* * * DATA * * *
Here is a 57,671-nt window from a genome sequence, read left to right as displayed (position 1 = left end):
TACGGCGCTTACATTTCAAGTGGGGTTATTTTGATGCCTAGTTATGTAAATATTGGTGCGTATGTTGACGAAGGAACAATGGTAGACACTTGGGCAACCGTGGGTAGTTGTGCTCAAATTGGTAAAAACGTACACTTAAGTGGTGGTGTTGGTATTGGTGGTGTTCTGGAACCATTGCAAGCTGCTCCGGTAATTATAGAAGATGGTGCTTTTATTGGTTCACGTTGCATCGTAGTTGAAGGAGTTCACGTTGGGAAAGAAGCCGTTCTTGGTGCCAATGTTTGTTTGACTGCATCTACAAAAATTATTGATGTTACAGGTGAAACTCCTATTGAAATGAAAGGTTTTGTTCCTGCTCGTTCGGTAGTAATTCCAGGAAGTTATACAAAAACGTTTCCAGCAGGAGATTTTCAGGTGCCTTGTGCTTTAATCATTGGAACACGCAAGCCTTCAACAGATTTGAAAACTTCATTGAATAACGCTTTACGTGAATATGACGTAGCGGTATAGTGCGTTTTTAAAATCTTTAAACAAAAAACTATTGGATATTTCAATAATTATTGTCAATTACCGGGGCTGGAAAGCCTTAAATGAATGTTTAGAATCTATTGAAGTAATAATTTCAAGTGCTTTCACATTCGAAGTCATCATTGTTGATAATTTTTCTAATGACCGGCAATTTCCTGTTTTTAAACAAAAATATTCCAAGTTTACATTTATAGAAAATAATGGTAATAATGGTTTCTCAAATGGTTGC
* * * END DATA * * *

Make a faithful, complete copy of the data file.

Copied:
Here is a 57,671-nt window from a genome sequence, read left to right as displayed (position 1 = left end):
TACGGCGCTTACATTTCAAGTGGGGTTATTTTGATGCCTAGTTATGTAAATATTGGTGCGTATGTTGACGAAGGAACAATGGTAGACACTTGGGCAACCGTGGGTAGTTGTGCTCAAATTGGTAAAAACGTACACTTAAGTGGTGGTGTTGGTATTGGTGGTGTTCTGGAACCATTGCAAGCTGCTCCGGTAATTATAGAAGATGGTGCTTTTATTGGTTCACGTTGCATCGTAGTTGAAGGAGTTCACGTTGGGAAAGAAGCCGTTCTTGGTGCCAATGTTTGTTTGACTGCATCTACAAAAATTATTGATGTTACAGGTGAAACTCCTATTGAAATGAAAGGTTTTGTTCCTGCTCGTTCGGTAGTAATTCCAGGAAGTTATACAAAAACGTTTCCAGCAGGAGATTTTCAGGTGCCTTGTGCTTTAATCATTGGAACACGCAAGCCTTCAACAGATTTGAAAACTTCATTGAATAACGCTTTACGTGAATATGACGTAGCGGTATAGTGCGTTTTTAAAATCTTTAAACAAAAAACTATTGGATATTTCAATAATTATTGTCAATTACCGGGGCTGGAAAGCCTTAAATGAATGTTTAGAATCTATTGAAGTAATAATTTCAAGTGCTTTCACATTCGAAGTCATCATTGTTGATAATTTTTCTAATGACCGGCAATTTCCTGTTTTTAAACAAAAATATTCCAAGTTTACATTTATAGAAAATAATGGTAATAATGGTTTCTCAAATGGTTGC